Facebook and Sex Trafficking: Bittersweet

Yesterday, I joined my friends Liz and Slay (and many others!) in drawing attention to a Facebook community page for Kolkata’s infamous Sonagachi red-light district. The issue, at first, was that this page hosted sexually explicit images–many of minors. Liz reported the page and asked her friends to join her in reporting. And then something unexpected happened.

Every single person who reported the page received the following message:

My own response after reporting a Facebook community page featuring underage nudity and pornography.

My own response from “Viki”

Of course, clicking the link to look at Facebook’s community standards, one soon realizes that this Viki-bot failed basic logic because not only did the community page feature nudity and sexually graphic imagery, but many of those pictures were of minors and what’s more is that pimps were selling women on the page.

So of course, those who were aware of the page continued to rally and spread awareness to get the page pulled from Facebook. To see the scope of what went in to yesterday’s efforts, please go to Liz’s page to a post she co-wrote with Slay about everything. It’s really quite astonishing and disheartening to see how much work went into taking down a single sex trafficking page.

The thing is, that one page was one of hundreds of pages dedicated to Sonagachi.

To say that I have bittersweet emotions today is an understatement. On the one hand, I feel so grateful that a page promoting sex trafficking is gone. On the other hand, I know that it really is only a matter of time before more pages go up and the cycle continues. Seeing how many individuals and organizations rallied together around this was inspiring and encouraging. Seeing how long it took Facebook to actually respond made me want to despair. You see why it’s bittersweet.

Yesterday afternoon, my emotions were a mix of anger and discouragement. I couldn’t shake it on the ride home from work, even after venting to Mister. And then when I got home, a song popped into my head, and I haven’t been able to shake that either. You may be familiar with the lyrics.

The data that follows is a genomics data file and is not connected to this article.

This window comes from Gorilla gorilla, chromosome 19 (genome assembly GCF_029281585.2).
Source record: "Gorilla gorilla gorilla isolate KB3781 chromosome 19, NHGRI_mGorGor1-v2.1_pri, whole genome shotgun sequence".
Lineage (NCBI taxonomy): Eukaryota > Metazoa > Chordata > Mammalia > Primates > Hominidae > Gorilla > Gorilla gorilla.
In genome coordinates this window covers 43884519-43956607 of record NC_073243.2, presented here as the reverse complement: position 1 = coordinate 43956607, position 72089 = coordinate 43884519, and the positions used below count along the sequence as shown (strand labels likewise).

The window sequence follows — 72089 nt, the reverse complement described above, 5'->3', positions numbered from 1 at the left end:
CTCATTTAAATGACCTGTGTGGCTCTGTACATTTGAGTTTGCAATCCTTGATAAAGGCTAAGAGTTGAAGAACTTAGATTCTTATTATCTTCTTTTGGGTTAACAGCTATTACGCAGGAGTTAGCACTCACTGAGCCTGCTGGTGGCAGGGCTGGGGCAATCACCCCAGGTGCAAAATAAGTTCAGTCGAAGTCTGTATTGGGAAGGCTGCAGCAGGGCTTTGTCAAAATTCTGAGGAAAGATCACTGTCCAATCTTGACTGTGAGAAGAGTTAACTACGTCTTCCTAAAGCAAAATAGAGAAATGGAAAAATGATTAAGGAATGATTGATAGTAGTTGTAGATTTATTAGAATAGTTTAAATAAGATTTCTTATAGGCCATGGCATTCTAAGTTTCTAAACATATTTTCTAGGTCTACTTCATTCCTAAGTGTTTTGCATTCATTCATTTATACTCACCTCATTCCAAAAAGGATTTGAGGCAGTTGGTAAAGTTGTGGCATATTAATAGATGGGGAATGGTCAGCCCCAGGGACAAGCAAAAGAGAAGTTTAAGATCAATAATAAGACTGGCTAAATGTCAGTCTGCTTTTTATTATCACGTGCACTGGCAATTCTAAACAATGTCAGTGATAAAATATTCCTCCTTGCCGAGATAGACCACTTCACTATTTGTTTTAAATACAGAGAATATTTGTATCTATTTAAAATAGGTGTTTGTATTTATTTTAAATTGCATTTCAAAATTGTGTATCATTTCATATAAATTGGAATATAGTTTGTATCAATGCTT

There is a Redeemer,
Jesus, God’s own Son,
Precious Lamb of God, Messiah,
Holy one

Thank you, O my Father,
For giving us your Son
And leaving your Spirit
‘Til your work on Earth is done.

I cannot get this song out of my head, and honestly, I am thankful for the comfort. Am I dismissing the horrors of Sonagachi? No. No, there is still work to be done, and I intend to do my part. (God help me to never tire of doing good!) And the peace that I find from knowing that God is still at work in the world does not leave me comfortable enough to forget about the tragedy of children being trafficked and raped. No, I cannot forget. I will not forget. You shouldn’t either.

Through all of the various blog posts, tweets, comments, and links I was exposed to yesterday, I became aware of several organizations (formal and informal) that are currently doing their best to counter the kind of exploitation I saw on Facebook. I will go ahead and link to them below for your own benefit.

For more, see this wikipedia article with links to other organizations that are working to stop human trafficking. (Note: this is not a comprehensive list of everyone involved in this global effort, but it’s a great starting point to find a local organization you can partner with now.)

I intend to keep posting on this issue as it progresses. I’ll close with the following quote by theologian N.T. Wright:

If God is a good God, he must react extremely strongly against that which destroys, corrupts or defaces human life.

Remember that, and please join the efforts to stop human trafficking.


10 thoughts on “Facebook and Sex Trafficking: Bittersweet

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  2. Thank you for your work on this, and for sharing these resources. I hope you can find some encouragement in what happened yesterday, even as we struggle with the greater implications of sex trafficking in Sonagachi and beyond.

    • I do find some encouragement for what did happen yesterday. If I didn’t allow myself to cheer over the small wins, it would be too hard to keep fighting. Every win, whether large or small, is a step in the right direction, yeah?

  3. I wanted to say thank you too. Its a damnable shame that it took so many people so much effort to get that page down. After it was finally down and before Liz and I wrote our follow up, I had reaction much like yours — disappointment and anger, and some sad confusion. If I hadn’t *happened* to know people at Jezebel, if both Liz and I didn’t *happen* to be writers, if we didn’t *happen* to know a lot of social media activists, nothing would have been done. And that’s just a real sad commentary on FB’s policies.

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  5. Thank you for you dedication to these causes that are trying to end sexual exploitation against our children and women.

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